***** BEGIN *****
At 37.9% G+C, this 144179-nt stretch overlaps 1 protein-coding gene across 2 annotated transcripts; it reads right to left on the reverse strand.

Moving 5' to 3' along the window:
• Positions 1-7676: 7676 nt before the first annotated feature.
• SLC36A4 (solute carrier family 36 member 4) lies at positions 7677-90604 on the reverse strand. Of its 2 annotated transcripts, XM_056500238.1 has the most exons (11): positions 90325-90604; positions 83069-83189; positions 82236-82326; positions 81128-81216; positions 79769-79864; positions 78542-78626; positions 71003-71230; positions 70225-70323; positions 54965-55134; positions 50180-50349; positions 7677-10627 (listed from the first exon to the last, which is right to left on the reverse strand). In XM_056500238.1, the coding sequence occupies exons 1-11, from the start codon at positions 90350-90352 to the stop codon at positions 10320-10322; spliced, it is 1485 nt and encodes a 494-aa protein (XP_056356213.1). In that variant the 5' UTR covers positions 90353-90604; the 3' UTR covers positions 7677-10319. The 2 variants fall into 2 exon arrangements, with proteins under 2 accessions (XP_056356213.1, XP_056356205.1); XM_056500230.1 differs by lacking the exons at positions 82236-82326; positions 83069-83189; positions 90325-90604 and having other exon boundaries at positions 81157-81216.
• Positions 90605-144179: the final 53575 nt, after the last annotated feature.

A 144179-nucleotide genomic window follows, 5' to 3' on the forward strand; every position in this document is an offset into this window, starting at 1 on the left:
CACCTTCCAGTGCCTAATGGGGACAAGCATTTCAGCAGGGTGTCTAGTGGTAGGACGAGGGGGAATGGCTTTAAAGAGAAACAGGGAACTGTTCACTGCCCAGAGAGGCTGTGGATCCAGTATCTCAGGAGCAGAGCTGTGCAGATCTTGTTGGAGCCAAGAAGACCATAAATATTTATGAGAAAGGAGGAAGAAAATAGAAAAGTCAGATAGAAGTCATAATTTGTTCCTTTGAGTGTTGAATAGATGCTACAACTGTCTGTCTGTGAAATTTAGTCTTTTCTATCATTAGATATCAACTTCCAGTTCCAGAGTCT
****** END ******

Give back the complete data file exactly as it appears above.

At 37.9% G+C, this 144179-nt stretch overlaps 1 protein-coding gene across 2 annotated transcripts; it reads right to left on the reverse strand.

Moving 5' to 3' along the window:
• Positions 1-7676: 7676 nt before the first annotated feature.
• SLC36A4 (solute carrier family 36 member 4) lies at positions 7677-90604 on the reverse strand. Of its 2 annotated transcripts, XM_056500238.1 has the most exons (11): positions 90325-90604; positions 83069-83189; positions 82236-82326; positions 81128-81216; positions 79769-79864; positions 78542-78626; positions 71003-71230; positions 70225-70323; positions 54965-55134; positions 50180-50349; positions 7677-10627 (listed from the first exon to the last, which is right to left on the reverse strand). In XM_056500238.1, the coding sequence occupies exons 1-11, from the start codon at positions 90350-90352 to the stop codon at positions 10320-10322; spliced, it is 1485 nt and encodes a 494-aa protein (XP_056356213.1). In that variant the 5' UTR covers positions 90353-90604; the 3' UTR covers positions 7677-10319. The 2 variants fall into 2 exon arrangements, with proteins under 2 accessions (XP_056356213.1, XP_056356205.1); XM_056500230.1 differs by lacking the exons at positions 82236-82326; positions 83069-83189; positions 90325-90604 and having other exon boundaries at positions 81157-81216.
• Positions 90605-144179: the final 53575 nt, after the last annotated feature.

A 144179-nucleotide genomic window follows, 5' to 3' on the forward strand; every position in this document is an offset into this window, starting at 1 on the left:
CACCTTCCAGTGCCTAATGGGGACAAGCATTTCAGCAGGGTGTCTAGTGGTAGGACGAGGGGGAATGGCTTTAAAGAGAAACAGGGAACTGTTCACTGCCCAGAGAGGCTGTGGATCCAGTATCTCAGGAGCAGAGCTGTGCAGATCTTGTTGGAGCCAAGAAGACCATAAATATTTATGAGAAAGGAGGAAGAAAATAGAAAAGTCAGATAGAAGTCATAATTTGTTCCTTTGAGTGTTGAATAGATGCTACAACTGTCTGTCTGTGAAATTTAGTCTTTTCTATCATTAGATATCAACTTCCAGTTCCAGAGTCT